Huge demand for jean Monnet project courses in applicant states

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Series Details Vol.7, No.39, 25.10.01, p20
Publication Date 25/10/2001
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Date: 25/10/01

By Simon Coss

PERHAPS not surprisingly there is currently an enormous demand for EU studies courses in the applicant countries that are now lining up to join the Union. According to officials working for the European Commission's Jean Monnet project, which promotes European integration around the world, students in the applicant states are desperate to learn about how the Union works. "In a way we back courses that teach the acquis, so it is normal that the demand is so high," says senior Jean

Monnet coordinator Belén Bernaldo de Quiros, referring to the acquis communautaire, or the entire body of EU law. Last year the Commission decided to cease the funding of new EU studies courses inside the Union. Instead, it adopted to devote nearly all of the money available under the Jean Monnet scheme to supporting EU studies teaching in the 12 applicant states of Latvia, Lithuania, Estonia, Poland, the Czech Republic, Slovakia, Slovenia, Hungary, Romania, Bulgaria, Cyprus and Malta.

The decision brought a deluge of requests for Jean Monnet support. "We received 352 applications from these countries and they were all of an extremely high quality," says Bernaldo de Quiros, "but, unfortunately, we only had the resources to support 100 of the projects. "The Jean Monnet coordinator also insists that, while there is some funding available for universities approved by her scheme, money is not the main reason her office receives so many requests for support."Frankly, the funding is a token more than anything else," she says. Universities awarded a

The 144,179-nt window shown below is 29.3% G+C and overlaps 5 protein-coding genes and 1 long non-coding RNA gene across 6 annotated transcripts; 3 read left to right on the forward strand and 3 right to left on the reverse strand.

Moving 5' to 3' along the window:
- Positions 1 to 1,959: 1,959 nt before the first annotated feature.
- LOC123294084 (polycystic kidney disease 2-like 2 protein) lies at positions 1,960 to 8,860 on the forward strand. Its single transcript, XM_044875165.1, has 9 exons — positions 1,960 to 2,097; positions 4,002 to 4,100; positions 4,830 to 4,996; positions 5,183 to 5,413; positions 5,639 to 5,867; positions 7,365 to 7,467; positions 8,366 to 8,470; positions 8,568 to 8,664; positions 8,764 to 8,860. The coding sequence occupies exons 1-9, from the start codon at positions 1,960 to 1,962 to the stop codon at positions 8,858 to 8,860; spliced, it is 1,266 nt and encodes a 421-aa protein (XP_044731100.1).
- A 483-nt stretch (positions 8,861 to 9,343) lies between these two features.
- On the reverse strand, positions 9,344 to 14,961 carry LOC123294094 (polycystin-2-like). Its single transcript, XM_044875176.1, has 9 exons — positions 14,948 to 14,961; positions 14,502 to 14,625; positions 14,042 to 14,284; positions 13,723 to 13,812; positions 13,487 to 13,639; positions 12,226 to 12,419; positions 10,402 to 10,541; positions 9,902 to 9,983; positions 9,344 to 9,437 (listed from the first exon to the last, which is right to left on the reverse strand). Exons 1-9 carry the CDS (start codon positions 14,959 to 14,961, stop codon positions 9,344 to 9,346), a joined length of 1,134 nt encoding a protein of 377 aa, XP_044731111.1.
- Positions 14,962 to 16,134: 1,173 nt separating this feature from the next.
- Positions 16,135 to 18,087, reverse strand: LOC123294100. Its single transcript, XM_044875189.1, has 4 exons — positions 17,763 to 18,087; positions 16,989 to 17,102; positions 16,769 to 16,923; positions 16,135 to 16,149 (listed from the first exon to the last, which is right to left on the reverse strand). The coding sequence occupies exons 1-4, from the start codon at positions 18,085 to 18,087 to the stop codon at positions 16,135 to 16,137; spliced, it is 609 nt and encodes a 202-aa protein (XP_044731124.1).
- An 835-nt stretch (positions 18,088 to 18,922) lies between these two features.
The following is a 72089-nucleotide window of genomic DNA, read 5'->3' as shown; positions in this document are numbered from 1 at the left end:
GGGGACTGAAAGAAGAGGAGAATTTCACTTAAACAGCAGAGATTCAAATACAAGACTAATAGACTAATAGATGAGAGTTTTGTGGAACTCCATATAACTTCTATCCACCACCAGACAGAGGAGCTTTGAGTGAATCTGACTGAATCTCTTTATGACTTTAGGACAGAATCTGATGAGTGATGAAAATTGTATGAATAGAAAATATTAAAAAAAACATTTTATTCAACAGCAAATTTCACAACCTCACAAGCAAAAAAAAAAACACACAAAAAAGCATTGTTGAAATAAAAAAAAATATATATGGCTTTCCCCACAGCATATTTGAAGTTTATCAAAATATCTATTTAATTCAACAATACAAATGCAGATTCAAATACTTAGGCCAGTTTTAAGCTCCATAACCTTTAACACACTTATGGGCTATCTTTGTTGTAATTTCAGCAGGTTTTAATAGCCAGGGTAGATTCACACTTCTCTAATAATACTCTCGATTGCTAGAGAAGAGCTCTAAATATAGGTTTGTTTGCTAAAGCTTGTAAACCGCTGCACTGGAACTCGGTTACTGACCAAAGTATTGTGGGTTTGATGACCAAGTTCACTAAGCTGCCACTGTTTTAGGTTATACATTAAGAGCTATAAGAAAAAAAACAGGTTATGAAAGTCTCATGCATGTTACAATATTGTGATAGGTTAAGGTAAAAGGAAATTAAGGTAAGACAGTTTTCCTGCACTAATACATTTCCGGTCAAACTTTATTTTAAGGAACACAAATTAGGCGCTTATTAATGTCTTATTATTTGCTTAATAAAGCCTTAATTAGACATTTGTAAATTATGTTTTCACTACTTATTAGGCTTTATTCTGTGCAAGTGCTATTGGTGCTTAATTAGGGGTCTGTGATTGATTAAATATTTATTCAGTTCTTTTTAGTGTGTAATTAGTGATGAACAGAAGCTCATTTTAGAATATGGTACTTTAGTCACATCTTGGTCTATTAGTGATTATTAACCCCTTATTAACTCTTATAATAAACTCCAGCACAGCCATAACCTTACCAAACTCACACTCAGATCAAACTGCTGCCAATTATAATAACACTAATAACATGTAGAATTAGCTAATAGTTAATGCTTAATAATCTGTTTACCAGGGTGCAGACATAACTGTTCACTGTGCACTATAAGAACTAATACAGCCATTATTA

Jean Monnet chair, for example, receive a maximum of €8,000 in return for a commitment to teach EU studies for at least seven years. "The Jean Monnet scheme is really a label which says this institution offers some of the best EU integration teaching available," she adds.

The project certainly seems to be popular. Since it was first set up in 1990 the programme has backed the creation of 2,319 new university teaching posts devoted solely to European integration issues within the existing EU. But the scheme is not without its critics. Some analysts say the Jean Monnet programme represents a dangerous move by the Commission to spread pro-EU propaganda among the Union's impressionable students.

For example, a recent article by a right-wing French research institute, the Observatoire Universitaire Jean Bodin, described the programme as a "trojan horse in the French university system". Bernaldo de Quiros hotly contests such criticisms and argues that a committee of independent academic experts, and not the Commission itself, suggests the programmes that should be approved by the Jean Monnet scheme.

The coordinator also points out that her office regularly backs courses run by known eurosceptics. "Certainly we want to encourage debate around the question of European integration. But how the lecturers approach the subject is their business," she says.

There is currently an enormous demand for EU studies courses in the applicant countries that are now lining up to join the Union. Article forms part of a supplement on European studies.

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